Located at 545 Washington Street, Bijou Theatre was formally known as Lion Theatre in 1836 before being renamed to the Bijou in 1882. The Bijou was located on the second floor of the theater and featured a wide number of performances such as musicals, operas, and plays. It was also the first theater in the US that was entirely lighted by electricity, and its installation was even supervised by the great Thomas Edison himself.
In 1886, ownership of the theater was passed to B.F. Keith, a showman who created one of the first vaudeville theaters in the country and is often credited as the "father of American vaudeville". While operating at the Bijou, Keith set strict standards for his performances and forbade vulgarity and obscene gestures in his acts so that women and children could enjoy his performances. The Bijou was a tremendous success and truly set the stage for vaudeville, as Keith enforced similar standards in all subsequent performances.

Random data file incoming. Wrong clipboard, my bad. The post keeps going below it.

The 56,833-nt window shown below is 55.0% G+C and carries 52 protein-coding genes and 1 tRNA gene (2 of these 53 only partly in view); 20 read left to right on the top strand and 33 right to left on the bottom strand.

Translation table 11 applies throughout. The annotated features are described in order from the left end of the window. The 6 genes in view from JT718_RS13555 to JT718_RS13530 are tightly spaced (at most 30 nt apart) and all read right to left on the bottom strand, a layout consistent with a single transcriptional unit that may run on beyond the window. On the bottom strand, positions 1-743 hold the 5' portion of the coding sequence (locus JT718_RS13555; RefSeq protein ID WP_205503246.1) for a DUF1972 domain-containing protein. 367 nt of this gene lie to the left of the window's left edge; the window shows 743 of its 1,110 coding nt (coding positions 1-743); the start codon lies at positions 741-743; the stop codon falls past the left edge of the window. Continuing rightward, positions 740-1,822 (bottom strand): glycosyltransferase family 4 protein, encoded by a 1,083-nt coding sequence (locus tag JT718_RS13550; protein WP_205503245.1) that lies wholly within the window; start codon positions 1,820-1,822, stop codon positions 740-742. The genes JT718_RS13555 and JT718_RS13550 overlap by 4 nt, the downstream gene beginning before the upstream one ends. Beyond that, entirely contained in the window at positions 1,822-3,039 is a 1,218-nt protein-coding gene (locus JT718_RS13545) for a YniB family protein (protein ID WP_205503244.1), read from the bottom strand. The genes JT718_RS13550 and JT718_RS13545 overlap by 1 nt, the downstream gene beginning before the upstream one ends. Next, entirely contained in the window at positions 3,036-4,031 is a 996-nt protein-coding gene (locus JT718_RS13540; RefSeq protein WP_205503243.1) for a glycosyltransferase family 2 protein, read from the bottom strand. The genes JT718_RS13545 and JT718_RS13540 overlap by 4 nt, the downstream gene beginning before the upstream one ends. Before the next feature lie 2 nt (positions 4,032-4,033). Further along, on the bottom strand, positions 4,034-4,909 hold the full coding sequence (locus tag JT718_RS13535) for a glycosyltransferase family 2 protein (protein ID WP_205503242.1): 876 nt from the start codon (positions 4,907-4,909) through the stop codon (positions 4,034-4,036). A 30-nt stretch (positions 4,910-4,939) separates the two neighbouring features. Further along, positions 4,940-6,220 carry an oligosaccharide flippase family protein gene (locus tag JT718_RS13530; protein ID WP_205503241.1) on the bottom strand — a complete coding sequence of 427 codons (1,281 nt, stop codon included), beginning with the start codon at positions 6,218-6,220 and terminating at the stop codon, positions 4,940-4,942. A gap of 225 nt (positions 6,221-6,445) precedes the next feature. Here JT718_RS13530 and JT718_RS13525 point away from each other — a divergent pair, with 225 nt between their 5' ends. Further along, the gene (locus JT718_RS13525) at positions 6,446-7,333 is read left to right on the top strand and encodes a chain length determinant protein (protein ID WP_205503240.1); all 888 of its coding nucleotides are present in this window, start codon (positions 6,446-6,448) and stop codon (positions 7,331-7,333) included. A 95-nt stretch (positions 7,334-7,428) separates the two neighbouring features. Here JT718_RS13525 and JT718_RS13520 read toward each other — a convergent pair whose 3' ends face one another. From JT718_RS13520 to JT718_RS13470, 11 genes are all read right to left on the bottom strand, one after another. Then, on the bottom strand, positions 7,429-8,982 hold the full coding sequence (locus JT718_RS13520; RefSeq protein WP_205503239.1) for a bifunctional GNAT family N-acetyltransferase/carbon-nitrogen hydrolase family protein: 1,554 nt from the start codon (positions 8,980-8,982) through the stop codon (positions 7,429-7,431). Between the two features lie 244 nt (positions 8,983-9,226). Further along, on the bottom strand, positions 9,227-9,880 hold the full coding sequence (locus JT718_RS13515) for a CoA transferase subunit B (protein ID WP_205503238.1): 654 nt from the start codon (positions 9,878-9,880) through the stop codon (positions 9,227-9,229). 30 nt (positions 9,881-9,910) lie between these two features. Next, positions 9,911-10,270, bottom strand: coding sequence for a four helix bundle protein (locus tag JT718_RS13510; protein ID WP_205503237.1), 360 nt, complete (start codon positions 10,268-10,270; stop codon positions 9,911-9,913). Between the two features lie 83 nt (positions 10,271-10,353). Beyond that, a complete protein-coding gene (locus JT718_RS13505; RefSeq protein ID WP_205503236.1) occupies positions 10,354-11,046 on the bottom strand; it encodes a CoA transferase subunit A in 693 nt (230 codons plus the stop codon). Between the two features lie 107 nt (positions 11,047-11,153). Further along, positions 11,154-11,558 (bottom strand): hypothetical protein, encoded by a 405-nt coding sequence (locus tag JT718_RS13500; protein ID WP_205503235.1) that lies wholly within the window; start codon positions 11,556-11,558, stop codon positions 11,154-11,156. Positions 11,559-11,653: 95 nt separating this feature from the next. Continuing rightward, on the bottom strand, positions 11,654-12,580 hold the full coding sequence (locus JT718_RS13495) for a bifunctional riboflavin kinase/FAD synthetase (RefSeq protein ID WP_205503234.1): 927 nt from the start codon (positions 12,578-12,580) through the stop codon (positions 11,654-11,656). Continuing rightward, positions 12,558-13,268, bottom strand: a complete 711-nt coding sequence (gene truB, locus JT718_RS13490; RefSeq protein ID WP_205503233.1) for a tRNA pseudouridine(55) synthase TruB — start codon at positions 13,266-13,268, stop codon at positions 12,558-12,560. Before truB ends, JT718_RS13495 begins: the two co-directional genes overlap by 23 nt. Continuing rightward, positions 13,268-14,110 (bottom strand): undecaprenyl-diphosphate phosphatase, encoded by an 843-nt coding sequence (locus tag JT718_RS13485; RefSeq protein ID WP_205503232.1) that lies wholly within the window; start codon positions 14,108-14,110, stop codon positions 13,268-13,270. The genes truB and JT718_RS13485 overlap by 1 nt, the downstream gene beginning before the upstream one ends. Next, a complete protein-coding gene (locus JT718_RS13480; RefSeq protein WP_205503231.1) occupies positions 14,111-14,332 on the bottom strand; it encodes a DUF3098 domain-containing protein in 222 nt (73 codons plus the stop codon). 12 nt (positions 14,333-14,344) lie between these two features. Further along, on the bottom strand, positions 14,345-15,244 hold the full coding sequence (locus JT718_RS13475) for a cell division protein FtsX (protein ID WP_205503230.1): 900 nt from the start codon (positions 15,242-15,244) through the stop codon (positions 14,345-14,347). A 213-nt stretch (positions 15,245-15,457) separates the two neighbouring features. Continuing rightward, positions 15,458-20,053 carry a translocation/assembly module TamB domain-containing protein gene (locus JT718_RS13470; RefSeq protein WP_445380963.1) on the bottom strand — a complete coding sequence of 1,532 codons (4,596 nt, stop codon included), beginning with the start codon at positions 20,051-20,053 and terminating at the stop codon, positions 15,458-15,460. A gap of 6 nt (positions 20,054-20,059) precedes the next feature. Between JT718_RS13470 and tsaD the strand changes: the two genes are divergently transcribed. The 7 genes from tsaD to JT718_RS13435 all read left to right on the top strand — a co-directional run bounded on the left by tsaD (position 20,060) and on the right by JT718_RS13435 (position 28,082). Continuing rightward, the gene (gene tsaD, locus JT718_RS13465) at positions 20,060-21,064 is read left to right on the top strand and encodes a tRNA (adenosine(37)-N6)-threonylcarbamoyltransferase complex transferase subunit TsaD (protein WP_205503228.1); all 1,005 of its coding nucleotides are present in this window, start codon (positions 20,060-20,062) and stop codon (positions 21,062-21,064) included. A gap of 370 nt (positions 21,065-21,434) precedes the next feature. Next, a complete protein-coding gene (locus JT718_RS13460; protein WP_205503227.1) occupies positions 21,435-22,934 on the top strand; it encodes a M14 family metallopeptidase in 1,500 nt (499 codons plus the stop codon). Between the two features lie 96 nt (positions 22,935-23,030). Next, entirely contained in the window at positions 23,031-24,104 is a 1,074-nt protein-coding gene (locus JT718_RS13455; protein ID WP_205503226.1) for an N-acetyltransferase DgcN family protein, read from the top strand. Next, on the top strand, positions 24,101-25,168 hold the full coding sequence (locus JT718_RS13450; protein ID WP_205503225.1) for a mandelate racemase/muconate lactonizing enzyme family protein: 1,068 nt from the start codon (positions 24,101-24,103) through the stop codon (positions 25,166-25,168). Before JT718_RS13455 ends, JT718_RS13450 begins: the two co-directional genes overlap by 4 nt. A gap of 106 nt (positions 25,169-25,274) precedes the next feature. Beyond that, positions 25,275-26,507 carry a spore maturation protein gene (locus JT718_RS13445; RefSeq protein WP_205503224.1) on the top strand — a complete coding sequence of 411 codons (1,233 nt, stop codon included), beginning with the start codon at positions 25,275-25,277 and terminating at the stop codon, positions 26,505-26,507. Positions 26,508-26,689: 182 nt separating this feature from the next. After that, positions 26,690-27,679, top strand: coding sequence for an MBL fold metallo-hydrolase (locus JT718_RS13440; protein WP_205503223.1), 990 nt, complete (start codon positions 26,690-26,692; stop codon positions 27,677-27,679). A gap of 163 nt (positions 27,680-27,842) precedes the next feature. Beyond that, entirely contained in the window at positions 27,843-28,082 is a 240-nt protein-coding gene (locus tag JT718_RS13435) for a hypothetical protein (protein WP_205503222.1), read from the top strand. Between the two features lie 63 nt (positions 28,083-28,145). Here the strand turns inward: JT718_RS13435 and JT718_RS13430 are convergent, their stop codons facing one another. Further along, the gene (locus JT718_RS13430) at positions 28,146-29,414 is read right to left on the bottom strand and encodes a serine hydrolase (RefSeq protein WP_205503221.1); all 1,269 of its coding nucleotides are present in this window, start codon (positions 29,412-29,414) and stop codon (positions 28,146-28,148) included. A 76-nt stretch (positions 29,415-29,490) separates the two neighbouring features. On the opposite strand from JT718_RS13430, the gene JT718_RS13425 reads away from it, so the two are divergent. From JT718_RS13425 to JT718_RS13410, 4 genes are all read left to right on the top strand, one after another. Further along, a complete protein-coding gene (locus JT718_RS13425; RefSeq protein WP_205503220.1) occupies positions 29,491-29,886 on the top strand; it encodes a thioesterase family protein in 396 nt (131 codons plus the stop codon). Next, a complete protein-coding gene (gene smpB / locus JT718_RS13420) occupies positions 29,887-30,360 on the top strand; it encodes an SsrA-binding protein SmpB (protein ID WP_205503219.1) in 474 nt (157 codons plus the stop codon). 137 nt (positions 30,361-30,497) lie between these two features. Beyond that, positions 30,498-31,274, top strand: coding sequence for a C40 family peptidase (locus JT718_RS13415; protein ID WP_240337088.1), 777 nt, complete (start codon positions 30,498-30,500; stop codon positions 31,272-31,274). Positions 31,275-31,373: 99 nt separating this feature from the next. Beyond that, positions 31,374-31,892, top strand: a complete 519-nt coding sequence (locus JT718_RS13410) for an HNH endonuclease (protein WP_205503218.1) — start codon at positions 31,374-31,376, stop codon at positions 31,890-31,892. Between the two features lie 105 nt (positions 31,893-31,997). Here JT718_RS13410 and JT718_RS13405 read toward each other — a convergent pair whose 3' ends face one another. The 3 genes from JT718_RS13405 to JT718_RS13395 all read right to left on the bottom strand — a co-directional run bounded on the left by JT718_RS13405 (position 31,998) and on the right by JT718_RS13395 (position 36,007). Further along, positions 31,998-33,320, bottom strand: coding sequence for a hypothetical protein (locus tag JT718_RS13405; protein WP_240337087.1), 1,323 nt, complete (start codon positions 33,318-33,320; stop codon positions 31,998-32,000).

From the collection of Fred Bodin of Gloucester, MA. Fred was a long time resident and well-known photographer of Gloucester and had one of the best private collections of New England nautical photographs in private hands. Fred was a photojournalist having graduated with this degree from Syracuse University and worked for Yankee Magazine. Fred passed away in 2016 and HIP purchased his collection from his estate.